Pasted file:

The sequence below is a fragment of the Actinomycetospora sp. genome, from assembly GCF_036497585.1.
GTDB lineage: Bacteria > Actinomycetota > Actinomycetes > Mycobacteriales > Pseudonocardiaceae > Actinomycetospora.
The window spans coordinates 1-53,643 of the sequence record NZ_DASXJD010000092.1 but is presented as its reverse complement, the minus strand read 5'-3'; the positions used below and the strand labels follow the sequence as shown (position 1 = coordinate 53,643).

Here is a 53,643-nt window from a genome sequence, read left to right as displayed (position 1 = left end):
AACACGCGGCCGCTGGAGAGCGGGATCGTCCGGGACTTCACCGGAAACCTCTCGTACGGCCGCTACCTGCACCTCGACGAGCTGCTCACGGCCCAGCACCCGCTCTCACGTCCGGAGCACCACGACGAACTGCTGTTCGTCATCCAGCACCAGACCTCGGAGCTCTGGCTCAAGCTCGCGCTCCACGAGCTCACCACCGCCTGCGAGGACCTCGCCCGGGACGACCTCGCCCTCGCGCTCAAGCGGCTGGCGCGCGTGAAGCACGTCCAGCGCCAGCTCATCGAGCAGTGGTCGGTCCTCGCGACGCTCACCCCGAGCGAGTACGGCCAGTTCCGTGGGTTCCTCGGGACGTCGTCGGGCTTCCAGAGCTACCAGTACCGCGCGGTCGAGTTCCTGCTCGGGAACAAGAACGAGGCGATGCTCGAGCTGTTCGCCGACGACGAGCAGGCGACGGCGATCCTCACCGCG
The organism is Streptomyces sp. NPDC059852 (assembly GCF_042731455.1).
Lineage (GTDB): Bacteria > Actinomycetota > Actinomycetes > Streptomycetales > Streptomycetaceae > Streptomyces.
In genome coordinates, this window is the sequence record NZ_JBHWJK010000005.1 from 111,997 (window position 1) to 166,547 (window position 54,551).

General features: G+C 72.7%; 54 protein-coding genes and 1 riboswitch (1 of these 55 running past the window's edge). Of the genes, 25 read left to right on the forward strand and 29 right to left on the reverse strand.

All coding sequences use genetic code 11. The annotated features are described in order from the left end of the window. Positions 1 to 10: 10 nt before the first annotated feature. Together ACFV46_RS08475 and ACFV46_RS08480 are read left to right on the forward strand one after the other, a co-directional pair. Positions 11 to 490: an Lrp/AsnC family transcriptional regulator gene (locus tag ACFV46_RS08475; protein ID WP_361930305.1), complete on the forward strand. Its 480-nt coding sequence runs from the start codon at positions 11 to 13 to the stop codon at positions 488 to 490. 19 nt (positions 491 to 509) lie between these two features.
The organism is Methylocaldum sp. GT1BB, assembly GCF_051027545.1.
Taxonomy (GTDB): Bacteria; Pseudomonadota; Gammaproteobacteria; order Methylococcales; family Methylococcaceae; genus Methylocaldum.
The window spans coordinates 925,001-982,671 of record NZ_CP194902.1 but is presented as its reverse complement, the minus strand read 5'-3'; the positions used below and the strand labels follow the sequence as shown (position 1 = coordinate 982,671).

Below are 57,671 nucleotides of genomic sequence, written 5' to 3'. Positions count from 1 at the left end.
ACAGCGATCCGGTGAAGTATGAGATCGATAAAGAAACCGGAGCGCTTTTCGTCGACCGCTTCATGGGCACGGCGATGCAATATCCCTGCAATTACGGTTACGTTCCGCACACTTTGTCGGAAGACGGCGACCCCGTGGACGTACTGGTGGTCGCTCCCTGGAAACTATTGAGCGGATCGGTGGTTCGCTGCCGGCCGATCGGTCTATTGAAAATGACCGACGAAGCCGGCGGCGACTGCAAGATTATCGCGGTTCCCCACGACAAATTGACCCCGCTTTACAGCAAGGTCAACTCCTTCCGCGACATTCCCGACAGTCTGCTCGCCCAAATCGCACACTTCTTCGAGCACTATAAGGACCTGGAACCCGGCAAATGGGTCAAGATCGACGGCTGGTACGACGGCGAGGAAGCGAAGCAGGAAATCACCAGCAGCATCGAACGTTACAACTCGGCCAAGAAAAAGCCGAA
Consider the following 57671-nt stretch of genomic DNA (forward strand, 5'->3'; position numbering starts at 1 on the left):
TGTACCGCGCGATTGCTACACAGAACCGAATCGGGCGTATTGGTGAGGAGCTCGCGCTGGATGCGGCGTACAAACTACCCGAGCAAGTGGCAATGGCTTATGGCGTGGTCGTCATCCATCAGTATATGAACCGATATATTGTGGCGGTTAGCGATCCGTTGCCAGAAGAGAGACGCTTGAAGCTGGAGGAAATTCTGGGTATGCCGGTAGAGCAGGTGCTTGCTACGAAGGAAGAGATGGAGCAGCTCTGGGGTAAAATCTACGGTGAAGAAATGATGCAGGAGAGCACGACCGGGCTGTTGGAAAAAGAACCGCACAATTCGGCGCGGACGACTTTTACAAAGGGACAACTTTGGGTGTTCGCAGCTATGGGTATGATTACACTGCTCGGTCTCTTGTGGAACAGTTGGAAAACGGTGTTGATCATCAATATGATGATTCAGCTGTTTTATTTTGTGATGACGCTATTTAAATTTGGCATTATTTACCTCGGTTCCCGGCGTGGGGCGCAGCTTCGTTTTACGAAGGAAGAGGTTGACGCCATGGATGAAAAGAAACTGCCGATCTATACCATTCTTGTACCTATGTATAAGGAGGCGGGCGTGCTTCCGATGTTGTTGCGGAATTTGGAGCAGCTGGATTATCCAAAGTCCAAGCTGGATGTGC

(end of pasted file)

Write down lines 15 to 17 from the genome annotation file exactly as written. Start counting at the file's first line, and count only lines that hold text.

ACAGCGATCCGGTGAAGTATGAGATCGATAAAGAAACCGGAGCGCTTTTCGTCGACCGCTTCATGGGCACGGCGATGCAATATCCCTGCAATTACGGTTACGTTCCGCACACTTTGTCGGAAGACGGCGACCCCGTGGACGTACTGGTGGTCGCTCCCTGGAAACTATTGAGCGGATCGGTGGTTCGCTGCCGGCCGATCGGTCTATTGAAAATGACCGACGAAGCCGGCGGCGACTGCAAGATTATCGCGGTTCCCCACGACAAATTGACCCCGCTTTACAGCAAGGTCAACTCCTTCCGCGACATTCCCGACAGTCTGCTCGCCCAAATCGCACACTTCTTCGAGCACTATAAGGACCTGGAACCCGGCAAATGGGTCAAGATCGACGGCTGGTACGACGGCGAGGAAGCGAAGCAGGAAATCACCAGCAGCATCGAACGTTACAACTCGGCCAAGAAAAAGCCGAA
Consider the following 57671-nt stretch of genomic DNA (forward strand, 5'->3'; position numbering starts at 1 on the left):
TGTACCGCGCGATTGCTACACAGAACCGAATCGGGCGTATTGGTGAGGAGCTCGCGCTGGATGCGGCGTACAAACTACCCGAGCAAGTGGCAATGGCTTATGGCGTGGTCGTCATCCATCAGTATATGAACCGATATATTGTGGCGGTTAGCGATCCGTTGCCAGAAGAGAGACGCTTGAAGCTGGAGGAAATTCTGGGTATGCCGGTAGAGCAGGTGCTTGCTACGAAGGAAGAGATGGAGCAGCTCTGGGGTAAAATCTACGGTGAAGAAATGATGCAGGAGAGCACGACCGGGCTGTTGGAAAAAGAACCGCACAATTCGGCGCGGACGACTTTTACAAAGGGACAACTTTGGGTGTTCGCAGCTATGGGTATGATTACACTGCTCGGTCTCTTGTGGAACAGTTGGAAAACGGTGTTGATCATCAATATGATGATTCAGCTGTTTTATTTTGTGATGACGCTATTTAAATTTGGCATTATTTACCTCGGTTCCCGGCGTGGGGCGCAGCTTCGTTTTACGAAGGAAGAGGTTGACGCCATGGATGAAAAGAAACTGCCGATCTATACCATTCTTGTACCTATGTATAAGGAGGCGGGCGTGCTTCCGATGTTGTTGCGGAATTTGGAGCAGCTGGATTATCCAAAGTCCAAGCTGGATGTGC